Recent experiments and simulations have shown that unsteady turbulent flows, before reaching a dynamic equilibrium state, display a universal behaviour. We show that the observed universal non-equilibrium scaling can be explained using a non-equilibrium correction of Kolmogorov's energy spectrum. Given the universality of the experimental and numerical observations, the ideas presented here lay the foundation for the modeling of a wide class of unsteady turbulent flows.

  10. Stochastic tools in turbulence

    CERN Document Server

    Lumey, John L

    2012-01-01

    Stochastic Tools in Turbulence discusses the available mathematical tools to describe stochastic vector fields to solve problems related to these fields. The book deals with the needs of turbulence in relation to stochastic vector fields, particularly, on three-dimensional aspects, linear problems, and stochastic model building. The text describes probability distributions and densities, including Lebesgue integration, conditional probabilities, conditional expectations, statistical independence, lack of correlation. The book also explains the significance of the moments, the properties of the

  11. Turbulent Plasmoid Reconnection

    CERN Document Server

    Widmer, Fabien; Yokoi, Nobumitsu

    2016-01-01

    The plasmoid instability may lead to fast magnetic reconnection through long current sheets(CS). It is well known that large-Reynolds-number plasmas easily become turbulent. We address the question whether turbulence enhances the energy conversion rate of plasmoid-unstable current sheets. We carry out appropriate numerical MHD simulations, but resolving simultaneously the relevant large-scale (mean-) fields and the corresponding small-scale, turbulent, quantities by means of direct numerical simulations (DNS) is not possible. Hence we investigate the influence of small scale turbulence on large scale MHD processes by utilizing a subgrid-scale (SGS) turbulence model. We verify the applicability of our SGS model and then use it to investigate the influence of turbulence on the plasmoid instability. We start the simulations with Harris-type and force-free CS equilibria in the presence of a finite guide field in the direction perpendicular to the reconnection plane. We use the DNS results to investigate the growt...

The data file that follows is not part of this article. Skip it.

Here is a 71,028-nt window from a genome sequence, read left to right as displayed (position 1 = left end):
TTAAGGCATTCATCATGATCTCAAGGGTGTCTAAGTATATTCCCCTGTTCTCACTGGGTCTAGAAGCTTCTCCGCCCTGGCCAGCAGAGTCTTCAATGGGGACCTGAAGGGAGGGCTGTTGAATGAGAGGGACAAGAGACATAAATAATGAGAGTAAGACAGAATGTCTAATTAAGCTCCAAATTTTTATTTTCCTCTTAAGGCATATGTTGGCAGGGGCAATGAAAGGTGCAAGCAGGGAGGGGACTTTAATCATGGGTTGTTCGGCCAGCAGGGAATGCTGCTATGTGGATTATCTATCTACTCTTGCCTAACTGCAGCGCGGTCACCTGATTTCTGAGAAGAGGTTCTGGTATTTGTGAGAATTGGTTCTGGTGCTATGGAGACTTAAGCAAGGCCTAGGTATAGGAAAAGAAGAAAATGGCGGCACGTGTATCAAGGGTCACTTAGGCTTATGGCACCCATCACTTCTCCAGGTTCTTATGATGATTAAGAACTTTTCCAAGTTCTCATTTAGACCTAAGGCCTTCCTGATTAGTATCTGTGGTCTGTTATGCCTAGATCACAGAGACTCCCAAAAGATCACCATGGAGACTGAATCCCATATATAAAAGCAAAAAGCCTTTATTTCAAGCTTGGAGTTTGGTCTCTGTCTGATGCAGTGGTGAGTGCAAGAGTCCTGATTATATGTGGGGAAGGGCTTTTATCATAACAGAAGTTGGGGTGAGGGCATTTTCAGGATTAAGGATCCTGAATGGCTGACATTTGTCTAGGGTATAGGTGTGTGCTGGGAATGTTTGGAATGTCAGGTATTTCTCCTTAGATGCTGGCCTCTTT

12. Weak Cat-Operads

    CERN Document Server

    Dosen, K

    2010-01-01

    An operad (this paper deals with non-symmetric operads) may be conceived as a partial algebra with a family of insertion operations, Gerstenhaber's circle-i products, which satisfy two kinds of associativity, one of them involving commutativity. A Cat-operad is an operad enriched over the category Cat of small categories, as a 2-category with small hom-categories is a category enriched over Cat. The notion of weak Cat-operad is to the notion of Cat-operad what the notion of bicategory is to the notion of 2-category. The equations of operads like associativity of insertions are replaced by isomorphisms in a category. The goal of this paper is to formulate conditions concerning these isomorphisms that ensure coherence, in the sense that all diagrams of canonical arrows commute. This is the sense in which the notions of monoidal category and bicategory are coherent. The coherence proof in the paper is much simplified by indexing the insertion operations in a context-independent way, and not in the usual manner. ...